Total and regional deposition of inhaled aerosols in humans.
J Aerosol Sci 1983 Jan; 14(5):599-609
A model was developed for the deposition of inhaled aerosols in the various regions of the human respiratory tract, and the results obtained were compared with earlier experimental findings which demonstrated that the total deposition of a spherical, uncharged aerosol depended on the diameters, densities, flow rates and residence time of the particles. A deposition parameter combining all the physical factors, so that the deposition could be expressed as a function of this parameter alone, was described. The model gave an accurate estimate of total and regional aerosol depositions in the respiratory tract for a wide range of breathing conditions, particle diameters and mass densities. The results obtained correlated well with the experimental findings of others. Detailed examination of the role played by flow rate revealed that total deposition increased according to flow rate because of increased deposition due to impaction. At a flow rate greater than 500 cubic centimeters per second (cm3/sec), the increase in total deposition was due to increased impaction in the head and tracheobronchial tree, while alveolar deposition remained practically unchanged. A sharp increase in alveolar deposition was determined at increasing flow rates from 250 to 500cm3/sec, due to longer residence time and deeper aerosol penetration.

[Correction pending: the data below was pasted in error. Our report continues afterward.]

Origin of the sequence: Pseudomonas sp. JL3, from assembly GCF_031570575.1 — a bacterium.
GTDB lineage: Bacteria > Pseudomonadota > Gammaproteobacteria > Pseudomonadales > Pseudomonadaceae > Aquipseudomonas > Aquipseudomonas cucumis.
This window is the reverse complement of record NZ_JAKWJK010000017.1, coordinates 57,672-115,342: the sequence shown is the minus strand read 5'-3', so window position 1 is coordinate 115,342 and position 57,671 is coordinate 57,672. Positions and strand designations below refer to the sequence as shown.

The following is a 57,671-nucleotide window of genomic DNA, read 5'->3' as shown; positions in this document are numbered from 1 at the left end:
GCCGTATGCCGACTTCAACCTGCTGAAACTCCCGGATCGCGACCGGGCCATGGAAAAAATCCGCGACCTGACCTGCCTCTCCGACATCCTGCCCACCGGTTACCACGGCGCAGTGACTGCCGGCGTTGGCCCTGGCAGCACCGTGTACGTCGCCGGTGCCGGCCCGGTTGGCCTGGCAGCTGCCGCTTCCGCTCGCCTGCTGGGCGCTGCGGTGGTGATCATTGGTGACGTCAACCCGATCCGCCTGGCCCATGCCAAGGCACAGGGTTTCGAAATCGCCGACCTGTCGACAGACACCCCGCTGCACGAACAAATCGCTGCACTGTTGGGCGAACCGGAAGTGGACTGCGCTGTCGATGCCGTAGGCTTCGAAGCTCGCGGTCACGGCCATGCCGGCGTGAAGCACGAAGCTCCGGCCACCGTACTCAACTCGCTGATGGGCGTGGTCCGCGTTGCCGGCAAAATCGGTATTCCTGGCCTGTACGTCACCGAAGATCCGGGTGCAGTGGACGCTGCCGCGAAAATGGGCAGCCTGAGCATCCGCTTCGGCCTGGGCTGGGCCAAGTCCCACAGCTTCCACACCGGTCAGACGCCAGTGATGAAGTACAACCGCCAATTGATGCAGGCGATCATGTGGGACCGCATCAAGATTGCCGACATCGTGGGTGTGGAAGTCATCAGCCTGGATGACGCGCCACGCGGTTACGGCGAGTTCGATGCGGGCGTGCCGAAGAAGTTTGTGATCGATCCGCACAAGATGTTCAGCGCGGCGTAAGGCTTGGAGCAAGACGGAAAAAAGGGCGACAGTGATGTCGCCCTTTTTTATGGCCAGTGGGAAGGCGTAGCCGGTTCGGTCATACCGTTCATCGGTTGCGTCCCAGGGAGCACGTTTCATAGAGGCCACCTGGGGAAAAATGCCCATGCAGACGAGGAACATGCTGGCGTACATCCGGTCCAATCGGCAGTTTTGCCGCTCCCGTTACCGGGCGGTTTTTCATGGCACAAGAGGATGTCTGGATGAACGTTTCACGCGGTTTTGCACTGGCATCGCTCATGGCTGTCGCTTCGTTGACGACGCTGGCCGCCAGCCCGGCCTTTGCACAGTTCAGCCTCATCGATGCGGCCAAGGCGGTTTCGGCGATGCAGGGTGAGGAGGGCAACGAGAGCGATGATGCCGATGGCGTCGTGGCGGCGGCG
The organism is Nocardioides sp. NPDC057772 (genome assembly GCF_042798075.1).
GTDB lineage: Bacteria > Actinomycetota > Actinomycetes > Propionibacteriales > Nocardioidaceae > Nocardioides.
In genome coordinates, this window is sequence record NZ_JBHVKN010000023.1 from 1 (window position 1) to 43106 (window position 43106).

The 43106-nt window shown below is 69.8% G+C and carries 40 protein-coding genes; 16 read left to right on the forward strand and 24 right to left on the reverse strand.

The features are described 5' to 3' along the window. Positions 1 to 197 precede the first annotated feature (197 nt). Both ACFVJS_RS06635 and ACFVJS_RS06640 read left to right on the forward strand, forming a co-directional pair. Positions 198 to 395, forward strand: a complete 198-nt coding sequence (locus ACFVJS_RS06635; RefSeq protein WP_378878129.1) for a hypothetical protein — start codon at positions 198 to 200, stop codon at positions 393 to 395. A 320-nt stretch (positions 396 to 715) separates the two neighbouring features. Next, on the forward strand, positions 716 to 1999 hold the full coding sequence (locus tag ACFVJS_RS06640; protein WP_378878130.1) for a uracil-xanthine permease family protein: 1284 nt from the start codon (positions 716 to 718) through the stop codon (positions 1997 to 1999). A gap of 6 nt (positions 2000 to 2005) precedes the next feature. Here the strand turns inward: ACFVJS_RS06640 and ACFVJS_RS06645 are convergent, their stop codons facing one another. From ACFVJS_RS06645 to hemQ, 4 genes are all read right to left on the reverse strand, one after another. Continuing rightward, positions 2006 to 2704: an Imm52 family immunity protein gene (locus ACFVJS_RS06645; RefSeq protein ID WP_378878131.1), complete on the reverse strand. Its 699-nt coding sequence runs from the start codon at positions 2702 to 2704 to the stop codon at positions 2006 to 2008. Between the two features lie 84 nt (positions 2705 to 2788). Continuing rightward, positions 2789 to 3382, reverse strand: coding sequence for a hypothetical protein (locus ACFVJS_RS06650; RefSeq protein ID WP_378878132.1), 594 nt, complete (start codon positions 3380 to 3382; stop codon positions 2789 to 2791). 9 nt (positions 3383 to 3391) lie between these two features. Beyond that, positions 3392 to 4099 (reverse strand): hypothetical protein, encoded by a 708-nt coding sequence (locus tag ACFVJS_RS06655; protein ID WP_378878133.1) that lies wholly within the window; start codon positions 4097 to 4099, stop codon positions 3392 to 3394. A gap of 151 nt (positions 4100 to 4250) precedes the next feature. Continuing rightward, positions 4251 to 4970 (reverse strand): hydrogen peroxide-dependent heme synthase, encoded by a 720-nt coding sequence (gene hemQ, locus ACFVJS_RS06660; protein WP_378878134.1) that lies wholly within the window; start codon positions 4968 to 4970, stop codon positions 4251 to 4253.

NIOSH-Publication; NIOSH-Grant; Pulmonary-clearance; Body-distribution; Body-regions; Airborne-particles; Aerosol-particles; Physiological-measurements; Lung-function; Humans; Mathematical-models; Body-retention
Engineering Science S U N Y - at Buffalo Dept of Engineering Science Buffalo, N Y 14214
Journal of Aerosol Science
State University of New York at Buffalo, Buffalo, New York